A thorough and coherent discussion of how companies can make effective use of interim executives as part of the broader gig...



An expert examines the role of interim leaders as an important part of business strategy.

In this debut book, Grant draws on both research and case studies based on his own professional experience working with a variety of companies to make the case for the value of interim executives, or “gig leaders.” The author distinguishes between these interims and acting or consultant executives, seeing the former as high-level workers with specific skills who are hired under short-term contracts to accomplish certain corporate goals, a highly paid professional tier of the broader gig economy. The volume guides readers through evaluating the need for interims using Grant’s copyrighted SCILL model, which describes the five “attributes” of these executives (Savvy, Critical, Impact, Leadership, Legacy). And the author shows how to assess those leaders through GREAT (Gravitas, Resilience, Engagement, Attitude, Transformational) competencies. While the book largely discusses these roles in general terms (“An interim makes the most impact, however, when intentionally hired to deliver specific results that require a leader with experience and dynamism”), case studies offer more concrete examples of the positive use of interims, from refreshing a company’s technology infrastructure to implementing turnaround plans without the complications of long-term employee politics. Grant is clearly experienced and knowledgeable and makes a compelling argument in favor of employing this short-term workforce to execute clearly defined goals. The title’s intended audience is corporate decision-makers who will hire interim leaders. Although readers looking to follow this career path will read glowing descriptions of interims (“An interim has battle scars from crisis management and like a first-responder in a disaster zone, is objective, decisive, and has emotional stability shaped from years of being in the front line”), they will not find guidance on pursuing this road. But for its target audience, the volume is a useful tool for appraising the need for interims and establishing a framework for their success. Although recent research suggests that gig employment is less widespread than previously thought, the author presents a context in which it can be fruitful for both employers and employees.

A thorough and coherent discussion of how companies can make effective use of interim executives as part of the broader gig economy.

Pub Date: Nov. 13, 2018

ISBN: 978-1-977200-66-2

Page Count: 229

Publisher: Outskirts Press

Review Posted Online: March 13, 2019

Kirkus Reviews Issue: April 15, 2019

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Stricter than, say, Bergen Evans or W3 ("disinterested" means impartial — period), Strunk is in the last analysis...



Privately published by Strunk of Cornell in 1918 and revised by his student E. B. White in 1959, that "little book" is back again with more White updatings.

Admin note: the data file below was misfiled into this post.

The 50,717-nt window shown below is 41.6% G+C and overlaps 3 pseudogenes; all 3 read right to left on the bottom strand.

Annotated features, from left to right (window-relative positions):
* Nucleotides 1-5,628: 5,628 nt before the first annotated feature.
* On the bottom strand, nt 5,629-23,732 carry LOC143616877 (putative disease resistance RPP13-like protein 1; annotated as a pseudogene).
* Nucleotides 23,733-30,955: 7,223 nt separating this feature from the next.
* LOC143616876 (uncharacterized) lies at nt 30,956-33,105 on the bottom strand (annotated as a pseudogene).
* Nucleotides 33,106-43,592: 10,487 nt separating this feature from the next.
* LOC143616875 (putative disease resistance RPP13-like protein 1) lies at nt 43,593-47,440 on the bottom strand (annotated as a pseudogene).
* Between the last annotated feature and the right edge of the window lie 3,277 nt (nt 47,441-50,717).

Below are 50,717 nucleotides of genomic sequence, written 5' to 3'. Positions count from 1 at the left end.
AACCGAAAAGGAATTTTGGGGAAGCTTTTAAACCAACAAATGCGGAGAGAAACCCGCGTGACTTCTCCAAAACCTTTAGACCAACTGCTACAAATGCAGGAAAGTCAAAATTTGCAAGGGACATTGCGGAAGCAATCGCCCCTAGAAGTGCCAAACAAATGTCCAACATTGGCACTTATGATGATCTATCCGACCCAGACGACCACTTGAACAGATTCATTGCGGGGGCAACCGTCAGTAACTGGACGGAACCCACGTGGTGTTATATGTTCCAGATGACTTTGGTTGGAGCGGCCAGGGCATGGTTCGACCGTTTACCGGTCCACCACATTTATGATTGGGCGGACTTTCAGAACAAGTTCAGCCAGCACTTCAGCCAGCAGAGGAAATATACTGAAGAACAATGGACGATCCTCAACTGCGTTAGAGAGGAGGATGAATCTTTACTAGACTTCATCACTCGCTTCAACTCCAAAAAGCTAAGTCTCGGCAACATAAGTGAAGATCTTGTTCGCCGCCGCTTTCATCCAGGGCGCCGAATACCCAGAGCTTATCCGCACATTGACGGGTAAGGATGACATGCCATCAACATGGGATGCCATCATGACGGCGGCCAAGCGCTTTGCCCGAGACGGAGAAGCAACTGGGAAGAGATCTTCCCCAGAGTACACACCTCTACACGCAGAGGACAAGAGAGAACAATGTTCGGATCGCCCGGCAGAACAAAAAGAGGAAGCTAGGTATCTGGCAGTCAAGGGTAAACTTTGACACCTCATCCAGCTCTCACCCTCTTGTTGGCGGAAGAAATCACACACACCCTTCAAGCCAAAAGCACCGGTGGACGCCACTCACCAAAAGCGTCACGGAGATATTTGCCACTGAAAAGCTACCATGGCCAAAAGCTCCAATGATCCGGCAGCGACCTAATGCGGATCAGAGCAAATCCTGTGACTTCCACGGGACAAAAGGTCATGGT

Stricter than, say, Bergen Evans or W3 ("disinterested" means impartial — period), Strunk is in the last analysis (whoops — "A bankrupt expression") a unique guide (which means "without like or equal").

Pub Date: May 15, 1972

ISBN: 0205632645

Page Count: 105

Publisher: Macmillan

Review Posted Online: Oct. 28, 2011

Kirkus Reviews Issue: May 1, 1972

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From the national correspondent for PBS's MacNeil-Lehrer Newshour: a moving memoir of her youth in the Deep South and her role in desegregating the Univ. of Georgia. The eldest daughter of an army chaplain, Hunter-Gault was born in what she calls the ``first of many places that I would call `my place' ''—the small village of Due West, tucked away in a remote little corner of South Carolina. While her father served in Korea, Hunter-Gault and her mother moved first to Covington, Georgia, and then to Atlanta. In ``L.A.'' (lovely Atlanta), surrounded by her loving family and a close-knit black community, the author enjoyed a happy childhood participating in activities at church and at school, where her intellectual and leadership abilities soon were noticed by both faculty and peers. In high school, Hunter-Gault found herself studying the ``comic-strip character Brenda Starr as I might have studied a journalism textbook, had there been one.'' Determined to be a journalist, she applied to several colleges—all outside of Georgia, for ``to discourage the possibility that a black student would even think of applying to one of those white schools, the state provided money for black students'' to study out of state. Accepted at Michigan's Wayne State, the author was encouraged by local civil-rights leaders to apply, along with another classmate, to the Univ. of Georgia as well. Her application became a test of changing racial attitudes, as well as of the growing strength of the civil-rights movement in the South, and Gault became a national figure as she braved an onslaught of hostilities and harassment to become the first black woman to attend the university. A remarkably generous, fair-minded account of overcoming some of the biggest, and most intractable, obstacles ever deployed by southern racists. (Photographs—not seen.)

Pub Date: Nov. 1, 1992

ISBN: 0-374-17563-2

Page Count: 192

Publisher: Farrar, Straus and Giroux

Review Posted Online: May 20, 2010

Kirkus Reviews Issue: Sept. 1, 1992

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